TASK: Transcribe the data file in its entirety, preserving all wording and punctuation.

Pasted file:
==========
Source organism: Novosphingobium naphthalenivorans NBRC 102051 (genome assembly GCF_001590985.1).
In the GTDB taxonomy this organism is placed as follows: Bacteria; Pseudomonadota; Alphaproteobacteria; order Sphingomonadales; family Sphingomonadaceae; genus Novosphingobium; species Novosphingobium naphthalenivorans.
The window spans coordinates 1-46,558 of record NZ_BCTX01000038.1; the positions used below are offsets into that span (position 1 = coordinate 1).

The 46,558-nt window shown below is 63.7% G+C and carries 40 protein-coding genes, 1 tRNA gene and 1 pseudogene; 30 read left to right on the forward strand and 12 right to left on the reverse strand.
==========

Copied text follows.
Source organism: Novosphingobium naphthalenivorans NBRC 102051 (genome assembly GCF_001590985.1).
In the GTDB taxonomy this organism is placed as follows: Bacteria; Pseudomonadota; Alphaproteobacteria; order Sphingomonadales; family Sphingomonadaceae; genus Novosphingobium; species Novosphingobium naphthalenivorans.
The window spans coordinates 1-46,558 of record NZ_BCTX01000038.1; the positions used below are offsets into that span (position 1 = coordinate 1).

The 46,558-nt window shown below is 63.7% G+C and carries 40 protein-coding genes, 1 tRNA gene and 1 pseudogene; 30 read left to right on the forward strand and 12 right to left on the reverse strand.